Political Button Reproductions
In 1972, the American Oil Company reproduced historic political campaign buttons with the history of the candidate on a card and gave them away as premiums to its gas station customers. They featured buttons from the 1896 campaign of William Jennings Bryan through the 1968 presidential campaign.
Letter to Rush Limbaugh Sells for $2.1 million
Recently on Ebay, a letter signed by 41 Democratic Senators including Senate Majority Leader Harry Reid, New York Senator Hillary Rodham Clinton, Joe Biden and Barbara Boxer. It sold on Ebay for $2.1 million to benefit the Marine corps Law Enforcement Foundation. They will provide scholarships for children of those killed in action, according to the buyer, the Eugene B. Casey Foundation.
Do You Know What Your President Signed?
The President of the United States is a very busy person. Their entire day is mostly meetings with staff, with constituencies, with groups, with the media, with government officials, with ambassadors, with other heads of state, along with ceremonies, bill signings, speeches, travel…whew. Who would want the job. Yet, many do.
The Eisenhower Birthday Plate
Sometimes in the world of collectibles there is an event item that is made specifically and only for that special time and then there is a commemorative item that was not made officially for the event, but instead honors the event itself. For example, the official inaugural medal for a president’s swearing in recognizes the event officially. Another company produces its own inaugural medal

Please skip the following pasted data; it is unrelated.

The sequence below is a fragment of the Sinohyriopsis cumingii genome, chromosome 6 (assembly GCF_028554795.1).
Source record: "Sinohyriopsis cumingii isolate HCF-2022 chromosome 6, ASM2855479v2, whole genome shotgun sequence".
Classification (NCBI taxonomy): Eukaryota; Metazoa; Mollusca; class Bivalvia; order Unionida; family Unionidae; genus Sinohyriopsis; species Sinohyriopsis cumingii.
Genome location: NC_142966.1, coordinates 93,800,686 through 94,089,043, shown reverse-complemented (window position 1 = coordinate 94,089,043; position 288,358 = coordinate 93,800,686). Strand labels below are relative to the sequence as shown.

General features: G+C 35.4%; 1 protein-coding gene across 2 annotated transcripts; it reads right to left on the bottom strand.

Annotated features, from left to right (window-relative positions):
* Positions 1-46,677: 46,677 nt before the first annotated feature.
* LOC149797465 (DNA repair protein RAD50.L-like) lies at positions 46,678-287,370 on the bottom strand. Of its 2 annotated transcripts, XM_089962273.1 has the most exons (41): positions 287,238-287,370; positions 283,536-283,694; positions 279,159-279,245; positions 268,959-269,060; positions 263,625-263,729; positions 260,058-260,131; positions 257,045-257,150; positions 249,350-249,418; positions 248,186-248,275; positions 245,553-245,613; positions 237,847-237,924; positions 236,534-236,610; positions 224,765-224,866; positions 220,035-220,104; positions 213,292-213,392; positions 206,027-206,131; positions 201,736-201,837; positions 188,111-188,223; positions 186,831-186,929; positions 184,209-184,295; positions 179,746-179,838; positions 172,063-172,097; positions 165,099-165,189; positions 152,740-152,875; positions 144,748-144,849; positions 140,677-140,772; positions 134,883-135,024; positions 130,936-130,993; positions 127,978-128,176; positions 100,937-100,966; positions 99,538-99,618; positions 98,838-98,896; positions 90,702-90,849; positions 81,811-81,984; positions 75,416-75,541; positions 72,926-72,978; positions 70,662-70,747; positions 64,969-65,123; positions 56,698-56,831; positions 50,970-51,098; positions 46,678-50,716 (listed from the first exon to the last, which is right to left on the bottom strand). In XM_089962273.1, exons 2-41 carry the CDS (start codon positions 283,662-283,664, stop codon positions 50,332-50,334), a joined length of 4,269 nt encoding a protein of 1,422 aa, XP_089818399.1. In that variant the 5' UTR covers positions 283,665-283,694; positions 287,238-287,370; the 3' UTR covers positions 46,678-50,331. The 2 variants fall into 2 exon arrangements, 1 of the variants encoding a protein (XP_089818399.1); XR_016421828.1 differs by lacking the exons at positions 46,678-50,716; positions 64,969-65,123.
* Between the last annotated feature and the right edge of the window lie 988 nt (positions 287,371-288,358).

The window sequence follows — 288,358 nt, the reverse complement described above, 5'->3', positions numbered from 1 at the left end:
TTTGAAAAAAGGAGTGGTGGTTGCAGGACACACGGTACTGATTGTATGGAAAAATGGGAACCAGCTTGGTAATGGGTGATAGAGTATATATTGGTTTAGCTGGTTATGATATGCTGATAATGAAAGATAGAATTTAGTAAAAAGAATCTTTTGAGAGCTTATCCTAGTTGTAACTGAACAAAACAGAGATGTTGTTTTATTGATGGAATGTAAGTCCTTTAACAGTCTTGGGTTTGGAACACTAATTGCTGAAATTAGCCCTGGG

The Inaugural Medal of Warren G. Harding
President-elect Warren G. Harding wanted "…the most dazzling celebration in the memory of the present generation." Fireworks, concerts, balls, parades, and the return of the inaugural medal. However, with the economy approaching deep depression, the political climate did not warrant an extravagent celebration.
The Inaugural Clothing Buttons of George Washington
In the first inauguration of a freely chosen president of the United States in 1789, President-elect George Washington appeared in New York "…dressed in deep brown, with metal buttons, with an eagle on them…", according to William Maclay, a Pennsylvania Senator. As would happen in decades to come, merchants saw a chance to sell souvenirs of the occasion and they would be clothi